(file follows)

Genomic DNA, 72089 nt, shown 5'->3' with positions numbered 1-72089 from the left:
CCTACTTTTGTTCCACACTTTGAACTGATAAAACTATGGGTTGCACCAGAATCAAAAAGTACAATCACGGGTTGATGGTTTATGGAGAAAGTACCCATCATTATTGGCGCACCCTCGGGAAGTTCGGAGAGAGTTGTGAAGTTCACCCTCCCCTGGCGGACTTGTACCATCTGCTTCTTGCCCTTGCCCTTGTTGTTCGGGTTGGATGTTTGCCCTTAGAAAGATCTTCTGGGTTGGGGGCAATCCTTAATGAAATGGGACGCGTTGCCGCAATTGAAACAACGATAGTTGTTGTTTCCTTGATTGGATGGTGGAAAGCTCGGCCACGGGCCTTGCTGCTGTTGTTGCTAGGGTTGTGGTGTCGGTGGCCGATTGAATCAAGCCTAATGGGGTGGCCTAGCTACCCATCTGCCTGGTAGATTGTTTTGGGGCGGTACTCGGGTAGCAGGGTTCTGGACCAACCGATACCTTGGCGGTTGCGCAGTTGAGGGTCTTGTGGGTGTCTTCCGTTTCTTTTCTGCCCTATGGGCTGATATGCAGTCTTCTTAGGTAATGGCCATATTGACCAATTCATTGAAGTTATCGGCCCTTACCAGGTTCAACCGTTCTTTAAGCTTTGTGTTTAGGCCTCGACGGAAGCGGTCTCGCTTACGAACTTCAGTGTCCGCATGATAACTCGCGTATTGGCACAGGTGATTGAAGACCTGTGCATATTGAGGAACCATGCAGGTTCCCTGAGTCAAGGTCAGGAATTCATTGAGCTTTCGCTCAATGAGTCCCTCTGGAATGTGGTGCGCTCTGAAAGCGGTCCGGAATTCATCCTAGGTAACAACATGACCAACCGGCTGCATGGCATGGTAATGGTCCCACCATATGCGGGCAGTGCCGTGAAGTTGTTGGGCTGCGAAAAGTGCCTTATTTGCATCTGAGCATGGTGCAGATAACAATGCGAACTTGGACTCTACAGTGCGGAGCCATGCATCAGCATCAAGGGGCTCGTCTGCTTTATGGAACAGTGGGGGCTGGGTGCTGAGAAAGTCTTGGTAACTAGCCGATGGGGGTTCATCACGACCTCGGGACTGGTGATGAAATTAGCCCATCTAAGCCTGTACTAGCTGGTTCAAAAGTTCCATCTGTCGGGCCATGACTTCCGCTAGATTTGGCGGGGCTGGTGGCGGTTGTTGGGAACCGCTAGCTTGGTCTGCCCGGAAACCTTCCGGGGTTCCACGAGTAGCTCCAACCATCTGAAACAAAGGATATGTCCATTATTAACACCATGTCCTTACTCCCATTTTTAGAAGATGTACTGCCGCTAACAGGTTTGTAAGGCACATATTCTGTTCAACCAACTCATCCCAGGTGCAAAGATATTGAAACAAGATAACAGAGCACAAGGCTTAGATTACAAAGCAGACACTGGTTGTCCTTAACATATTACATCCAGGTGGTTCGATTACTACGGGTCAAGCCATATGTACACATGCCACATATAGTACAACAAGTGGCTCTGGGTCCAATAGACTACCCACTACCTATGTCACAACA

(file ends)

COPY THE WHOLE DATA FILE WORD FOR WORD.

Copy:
Genomic DNA, 72089 nt, shown 5'->3' with positions numbered 1-72089 from the left:
CCTACTTTTGTTCCACACTTTGAACTGATAAAACTATGGGTTGCACCAGAATCAAAAAGTACAATCACGGGTTGATGGTTTATGGAGAAAGTACCCATCATTATTGGCGCACCCTCGGGAAGTTCGGAGAGAGTTGTGAAGTTCACCCTCCCCTGGCGGACTTGTACCATCTGCTTCTTGCCCTTGCCCTTGTTGTTCGGGTTGGATGTTTGCCCTTAGAAAGATCTTCTGGGTTGGGGGCAATCCTTAATGAAATGGGACGCGTTGCCGCAATTGAAACAACGATAGTTGTTGTTTCCTTGATTGGATGGTGGAAAGCTCGGCCACGGGCCTTGCTGCTGTTGTTGCTAGGGTTGTGGTGTCGGTGGCCGATTGAATCAAGCCTAATGGGGTGGCCTAGCTACCCATCTGCCTGGTAGATTGTTTTGGGGCGGTACTCGGGTAGCAGGGTTCTGGACCAACCGATACCTTGGCGGTTGCGCAGTTGAGGGTCTTGTGGGTGTCTTCCGTTTCTTTTCTGCCCTATGGGCTGATATGCAGTCTTCTTAGGTAATGGCCATATTGACCAATTCATTGAAGTTATCGGCCCTTACCAGGTTCAACCGTTCTTTAAGCTTTGTGTTTAGGCCTCGACGGAAGCGGTCTCGCTTACGAACTTCAGTGTCCGCATGATAACTCGCGTATTGGCACAGGTGATTGAAGACCTGTGCATATTGAGGAACCATGCAGGTTCCCTGAGTCAAGGTCAGGAATTCATTGAGCTTTCGCTCAATGAGTCCCTCTGGAATGTGGTGCGCTCTGAAAGCGGTCCGGAATTCATCCTAGGTAACAACATGACCAACCGGCTGCATGGCATGGTAATGGTCCCACCATATGCGGGCAGTGCCGTGAAGTTGTTGGGCTGCGAAAAGTGCCTTATTTGCATCTGAGCATGGTGCAGATAACAATGCGAACTTGGACTCTACAGTGCGGAGCCATGCATCAGCATCAAGGGGCTCGTCTGCTTTATGGAACAGTGGGGGCTGGGTGCTGAGAAAGTCTTGGTAACTAGCCGATGGGGGTTCATCACGACCTCGGGACTGGTGATGAAATTAGCCCATCTAAGCCTGTACTAGCTGGTTCAAAAGTTCCATCTGTCGGGCCATGACTTCCGCTAGATTTGGCGGGGCTGGTGGCGGTTGTTGGGAACCGCTAGCTTGGTCTGCCCGGAAACCTTCCGGGGTTCCACGAGTAGCTCCAACCATCTGAAACAAAGGATATGTCCATTATTAACACCATGTCCTTACTCCCATTTTTAGAAGATGTACTGCCGCTAACAGGTTTGTAAGGCACATATTCTGTTCAACCAACTCATCCCAGGTGCAAAGATATTGAAACAAGATAACAGAGCACAAGGCTTAGATTACAAAGCAGACACTGGTTGTCCTTAACATATTACATCCAGGTGGTTCGATTACTACGGGTCAAGCCATATGTACACATGCCACATATAGTACAACAAGTGGCTCTGGGTCCAATAGACTACCCACTACCTATGTCACAACA